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With freedom at stake, the bigger crisis is one of leadership

The pandemic has undermined democracy and exposed leaders' failure to uphold core values. That's what we're discussing at our gathering this week
Statue of Lady Justice (Justitia) in Frankfurt, Germany (Stock)
Statue of Lady Justice (Justitia) in Frankfurt, Germany (Stock)

We are living in enormously challenging times, as COVID-19 continues to wreak huge uncertainty and havoc across the globe. However, the world has faced the stormy waters of extreme military, economic and indeed health crises before. During the last century, humanity has endured two world wars, the Great Depression, and yes, numerous pandemics. We have weathered these storms thanks to clear, strong and principled leadership — the type of leadership that is worryingly absent today.

Particularly in times of crisis, there are two indispensable characteristics of effective leadership. First, a determination to act in accordance with core principles and values, a refusal to lose sight of who you are. Second, the ability to see beyond the short-term crisis, to keep a sense of perspective and ensure that long-term goals remain firmly in sight. In both departments, our coronavirus-era leaders are failing.

Western leaders, the champions of global freedom, have allowed coronavirus to erode the foundations of democracy. In the UK, the Coronavirus Act represented a huge encroachment on basic civil liberties. Among the sweeping regulations, it allowed the government to restrict or prohibit public gatherings and to postpone elections until May 2021. Even the impartial Speaker of the House of Commons expressed his concern over the government’s sudden and wide-ranging dictates.

Meanwhile in Israel, the government has seriously restricted the public’s basic right to protest without any evidence that such gatherings are an incubator for the virus. Similarly, the basic right to gather and pray has been restricted, depriving many people of the solace and comfort that they so desperately need at this time. Meanwhile, on the altar of coronavirus, Israel’s government has also sacrificed the basic right to privacy, by allowing the security services to carry out mass surveillance on citizens’ movement and communications.

In Australia, particularly in the State of Victoria, property rights have been infringed due to coronavirus restrictions imposed by the authorities. The Victorian state government has extended a federal government directive, to enforce a period of non-rental payment until March 2021. In other words, they are dictating to landlords what they may or may not do with their lawfully-owned property. Again, rights which were assumed basic tenets of Western society, have been willfully brushed aside by our leaders.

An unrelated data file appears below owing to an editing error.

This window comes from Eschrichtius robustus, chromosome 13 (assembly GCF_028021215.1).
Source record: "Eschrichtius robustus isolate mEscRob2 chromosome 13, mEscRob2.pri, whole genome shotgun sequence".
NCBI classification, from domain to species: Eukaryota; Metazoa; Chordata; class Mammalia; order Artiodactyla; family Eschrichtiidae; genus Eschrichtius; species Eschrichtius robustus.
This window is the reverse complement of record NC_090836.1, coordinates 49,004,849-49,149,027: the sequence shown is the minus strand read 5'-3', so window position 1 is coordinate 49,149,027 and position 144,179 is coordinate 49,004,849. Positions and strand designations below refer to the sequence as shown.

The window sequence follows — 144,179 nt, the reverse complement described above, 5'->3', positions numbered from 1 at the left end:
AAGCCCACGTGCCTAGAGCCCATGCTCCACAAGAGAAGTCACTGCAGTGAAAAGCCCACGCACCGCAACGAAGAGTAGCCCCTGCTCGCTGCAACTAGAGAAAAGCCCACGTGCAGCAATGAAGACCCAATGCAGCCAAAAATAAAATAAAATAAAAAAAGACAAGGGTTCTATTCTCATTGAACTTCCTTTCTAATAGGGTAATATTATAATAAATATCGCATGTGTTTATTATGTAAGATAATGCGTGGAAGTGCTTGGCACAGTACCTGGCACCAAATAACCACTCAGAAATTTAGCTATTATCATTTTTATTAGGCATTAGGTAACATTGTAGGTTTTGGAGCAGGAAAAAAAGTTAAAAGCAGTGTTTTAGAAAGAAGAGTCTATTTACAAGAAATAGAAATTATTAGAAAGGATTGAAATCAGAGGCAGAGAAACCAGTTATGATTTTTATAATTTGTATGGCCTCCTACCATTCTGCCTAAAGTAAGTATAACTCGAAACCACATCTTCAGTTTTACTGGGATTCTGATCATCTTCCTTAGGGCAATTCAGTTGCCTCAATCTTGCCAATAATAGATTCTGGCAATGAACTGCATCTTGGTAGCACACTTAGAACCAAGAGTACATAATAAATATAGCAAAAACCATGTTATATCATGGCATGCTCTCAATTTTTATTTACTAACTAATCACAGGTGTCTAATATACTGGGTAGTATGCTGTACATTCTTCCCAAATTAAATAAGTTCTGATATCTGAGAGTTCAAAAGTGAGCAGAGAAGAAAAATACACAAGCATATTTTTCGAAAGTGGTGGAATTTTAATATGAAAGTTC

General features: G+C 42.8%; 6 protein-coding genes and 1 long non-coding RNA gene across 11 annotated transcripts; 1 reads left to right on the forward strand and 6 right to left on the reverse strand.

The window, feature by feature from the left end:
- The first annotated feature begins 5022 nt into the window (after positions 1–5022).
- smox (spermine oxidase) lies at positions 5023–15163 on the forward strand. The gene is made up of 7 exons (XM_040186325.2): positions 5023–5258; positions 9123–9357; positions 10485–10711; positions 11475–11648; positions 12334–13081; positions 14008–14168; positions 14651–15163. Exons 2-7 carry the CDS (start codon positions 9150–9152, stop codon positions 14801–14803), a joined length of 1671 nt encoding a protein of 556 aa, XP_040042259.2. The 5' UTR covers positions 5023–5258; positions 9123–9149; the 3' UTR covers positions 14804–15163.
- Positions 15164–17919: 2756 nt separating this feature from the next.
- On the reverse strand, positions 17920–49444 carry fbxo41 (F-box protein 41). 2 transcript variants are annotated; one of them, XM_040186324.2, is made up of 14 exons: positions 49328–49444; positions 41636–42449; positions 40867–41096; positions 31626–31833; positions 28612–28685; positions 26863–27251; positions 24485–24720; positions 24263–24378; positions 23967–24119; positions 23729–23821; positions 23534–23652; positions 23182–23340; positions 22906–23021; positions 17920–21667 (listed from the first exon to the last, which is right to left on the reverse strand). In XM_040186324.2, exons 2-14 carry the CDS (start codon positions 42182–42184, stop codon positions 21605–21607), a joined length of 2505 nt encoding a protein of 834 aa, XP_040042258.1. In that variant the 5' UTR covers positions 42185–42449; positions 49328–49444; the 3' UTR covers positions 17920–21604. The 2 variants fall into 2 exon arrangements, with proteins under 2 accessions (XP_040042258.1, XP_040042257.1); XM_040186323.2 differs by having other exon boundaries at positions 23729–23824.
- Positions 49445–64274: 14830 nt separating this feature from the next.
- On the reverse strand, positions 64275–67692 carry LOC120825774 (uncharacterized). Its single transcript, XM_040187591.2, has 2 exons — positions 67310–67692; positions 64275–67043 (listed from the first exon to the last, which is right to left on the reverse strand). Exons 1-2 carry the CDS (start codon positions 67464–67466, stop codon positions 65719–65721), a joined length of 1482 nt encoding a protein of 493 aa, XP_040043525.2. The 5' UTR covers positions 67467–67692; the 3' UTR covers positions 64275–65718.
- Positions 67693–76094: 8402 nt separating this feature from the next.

The 20th-century French philosopher, Michel Foucault, talked about three different historic models for dealing with pandemics. He outlined the ‘plague’ model, deployed in the 16th and 17th centuries, whereby populations were confined and restricted under a strict, authoritarian regime. Foucault considered it wildly outdated. He would be shocked to see governments employing it today.

In the blink of an eye, seemingly blinded by the coronavirus, Western governments have carried out perhaps the most serious infringement of civil rights outside of wartime. Leaders appear to have forgotten that democracy is non-negotiable. It is the lifeblood of our societies and must be maintained with or without a global pandemic.

Leaders are also failing the second test of crisis leadership. There is no doubt that the coronavirus poses an enormous challenge to public health, economies, and societies as a whole. However, other long-term threats remain. The singular focus on COVID-19 means that they are in danger of being neglected. The influence of Iran, the persistent threat of terrorism and the changing balance of power in the world are some of the many issues which cannot be ignored. The world did not stop with the onset of the coronavirus and it will continue once it has been defeated. In the meantime, the dangers facing the West continue unabated.

Now more than ever, dialogue and partnership between like-minded democracies is key to ensuring that these challenges can be overcome. Moreover, such cooperation can only reinforce everything that democratic states have in common, guaranteeing that our shared values continue to thrive.

That is why even during these troubled times when travel and so many aspects of life have been restricted, senior leaders from UK, Israel, and Australia are gathering (albeit virtually) at this week’s Australian UK Israel Leadership Dialogue. Former prime ministers, current members of parliament, and ambassadors are among the experts discussing how these three countries and indeed the world can tackle the most pressing global issues.

In today’s confused reality, it is paramount that sound leadership steers the world in the right direction. To paraphrase the great poet Rudyard Kipling, in a global crisis this can only be achieved “If you can keep your head when all about you are losing theirs.” The upcoming trilateral dialogue is an important opportunity for our collective leadership to plot a clear-minded path through the fog of the coronavirus-era. It is a meaningful step towards building a brighter future for us all.

About the Author
Albert Dadon is a businessman, a philanthropist, and a musician. He is the founder and chairman of the Australia UK Israel Leadership Forum.
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